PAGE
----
MSc thesis project proposal

Will High-Mobility Modulations Open Up the Ocean?

Project outside the university



In a research cooperation between Delft University of Technology, TNO Acoustics & Sonar and The Netherlands Defence Academy (NLDA), investigations focus on the design and assessment of concepts and methods for robust modulation and demodulation techniques for broadband underwater acoustic communication between autonomous underwater platforms and surface platforms. Such connections are crucial for the timely disclosure of ‘big data’ collected underwater (e.g., sonar contacts and photos) to operators above water. However, the (vertical) wave motion of the sea surface creates a Doppler-spread effect that strongly limits the efficiency of such an uplink.

With frequencies and bandwidths ever increasing in terrestrial mobile radio communications (GSM), the need to support high Doppler spreads is also forthcoming there. A candidate 6G modulation for high-mobility scenarios is the Orthogonal Time-Frequency-Space (OTFS) modulation. It can be proven that OTFS is in fact identical to the Orthogonal Signal-Division Multiplexing Modulation (OSDM), which is gaining popularity in underwater acoustic communications.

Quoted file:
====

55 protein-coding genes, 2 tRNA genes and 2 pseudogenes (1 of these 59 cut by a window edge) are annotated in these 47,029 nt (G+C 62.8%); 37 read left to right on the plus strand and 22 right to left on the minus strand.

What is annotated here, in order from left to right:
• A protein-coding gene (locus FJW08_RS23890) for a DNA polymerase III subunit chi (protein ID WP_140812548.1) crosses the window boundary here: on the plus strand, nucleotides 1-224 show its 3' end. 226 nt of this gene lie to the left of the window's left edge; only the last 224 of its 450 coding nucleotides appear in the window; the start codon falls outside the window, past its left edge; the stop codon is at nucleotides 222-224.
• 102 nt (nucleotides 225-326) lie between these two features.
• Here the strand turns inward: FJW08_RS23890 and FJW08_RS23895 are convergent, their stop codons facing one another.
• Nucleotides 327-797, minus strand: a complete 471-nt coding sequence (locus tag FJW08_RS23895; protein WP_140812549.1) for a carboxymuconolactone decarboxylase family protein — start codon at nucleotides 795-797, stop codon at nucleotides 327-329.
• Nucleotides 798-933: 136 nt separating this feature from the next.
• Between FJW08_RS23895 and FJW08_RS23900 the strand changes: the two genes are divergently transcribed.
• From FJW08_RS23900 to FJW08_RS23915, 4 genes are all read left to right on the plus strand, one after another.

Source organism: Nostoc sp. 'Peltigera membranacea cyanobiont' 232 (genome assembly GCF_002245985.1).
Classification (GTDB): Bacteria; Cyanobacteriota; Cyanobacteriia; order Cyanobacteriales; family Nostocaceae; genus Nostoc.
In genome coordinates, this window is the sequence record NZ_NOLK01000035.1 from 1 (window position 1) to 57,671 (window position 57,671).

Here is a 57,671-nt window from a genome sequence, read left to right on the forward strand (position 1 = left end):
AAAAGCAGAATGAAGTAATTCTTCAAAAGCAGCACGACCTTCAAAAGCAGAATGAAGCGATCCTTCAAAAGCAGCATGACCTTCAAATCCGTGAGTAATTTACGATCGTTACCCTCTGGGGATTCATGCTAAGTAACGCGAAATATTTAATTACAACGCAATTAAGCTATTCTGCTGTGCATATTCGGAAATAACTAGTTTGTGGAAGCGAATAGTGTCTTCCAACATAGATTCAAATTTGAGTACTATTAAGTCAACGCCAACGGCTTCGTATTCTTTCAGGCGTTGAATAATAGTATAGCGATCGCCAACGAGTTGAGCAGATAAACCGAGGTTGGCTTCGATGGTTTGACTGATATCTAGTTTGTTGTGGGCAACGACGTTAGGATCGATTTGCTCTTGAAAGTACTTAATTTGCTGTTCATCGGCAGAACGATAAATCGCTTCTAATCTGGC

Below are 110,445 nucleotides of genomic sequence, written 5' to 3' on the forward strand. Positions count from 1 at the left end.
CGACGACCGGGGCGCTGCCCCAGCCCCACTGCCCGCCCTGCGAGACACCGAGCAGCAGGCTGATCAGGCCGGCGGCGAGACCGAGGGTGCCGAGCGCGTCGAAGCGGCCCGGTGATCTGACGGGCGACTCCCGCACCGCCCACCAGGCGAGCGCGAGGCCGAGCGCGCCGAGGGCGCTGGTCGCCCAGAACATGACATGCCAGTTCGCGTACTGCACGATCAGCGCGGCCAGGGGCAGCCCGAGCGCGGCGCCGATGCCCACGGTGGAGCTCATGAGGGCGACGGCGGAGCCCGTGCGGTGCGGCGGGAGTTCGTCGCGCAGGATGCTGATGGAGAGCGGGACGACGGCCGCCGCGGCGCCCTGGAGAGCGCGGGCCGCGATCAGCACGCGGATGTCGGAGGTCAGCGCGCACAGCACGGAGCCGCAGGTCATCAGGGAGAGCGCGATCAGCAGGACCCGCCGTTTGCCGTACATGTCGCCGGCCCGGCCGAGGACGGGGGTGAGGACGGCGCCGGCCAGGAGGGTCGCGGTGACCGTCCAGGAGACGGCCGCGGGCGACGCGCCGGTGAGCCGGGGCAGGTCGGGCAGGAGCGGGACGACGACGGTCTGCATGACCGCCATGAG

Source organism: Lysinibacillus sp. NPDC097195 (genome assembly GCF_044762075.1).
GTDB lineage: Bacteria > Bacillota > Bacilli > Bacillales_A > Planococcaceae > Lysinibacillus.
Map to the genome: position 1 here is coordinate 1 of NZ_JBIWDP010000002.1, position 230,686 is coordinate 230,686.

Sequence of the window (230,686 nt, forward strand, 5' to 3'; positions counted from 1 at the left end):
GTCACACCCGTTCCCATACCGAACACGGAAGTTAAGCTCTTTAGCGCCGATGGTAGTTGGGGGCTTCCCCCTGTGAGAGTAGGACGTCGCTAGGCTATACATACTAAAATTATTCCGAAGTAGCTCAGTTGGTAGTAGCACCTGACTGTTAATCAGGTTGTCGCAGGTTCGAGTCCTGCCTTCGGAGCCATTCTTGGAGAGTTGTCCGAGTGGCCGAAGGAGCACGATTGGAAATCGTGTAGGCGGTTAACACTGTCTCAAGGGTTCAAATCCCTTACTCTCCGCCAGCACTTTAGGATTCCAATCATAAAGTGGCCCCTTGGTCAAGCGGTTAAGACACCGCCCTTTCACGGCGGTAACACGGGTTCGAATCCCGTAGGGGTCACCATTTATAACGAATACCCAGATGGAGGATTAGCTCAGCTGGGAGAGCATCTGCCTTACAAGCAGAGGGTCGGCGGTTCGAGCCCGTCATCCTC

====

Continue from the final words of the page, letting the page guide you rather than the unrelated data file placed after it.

The objective of the proposed MSc research is to assess the added value of OSDM over more mainstream coherent acoustic modulations for the underwater use case described above. In addition, certain parameters of the OSDM scheme can be tuned to fit the channel. However, until now it is unclear how these parameters should be chosen to increase the robustness of the communication link. 

The work consists of: 

·       A literature study to get acquainted with the (modulation) techniques and channel characteristics.

·       Coding an efficient OSDM implementation in Matlab and,

·       evaluating its performance using at-sea measured data. The evaluation involves at least channel replay simulations using available measured impulse-response evolutions, and preferably also communication experiments at sea.

Additional research direction:

·       Analyze how the parameters of the OSDM scheme should be chosen with respect to the channel characteristics.


For more information, contact Ids van der Werf (TUD) via 


Note that due to the collaboration with TNO, the student should be a NATO citizen.

Contact Richard Hendriks

Signal Processing Systems Group

Department of Microelectronics

Last modified: 2023-01-23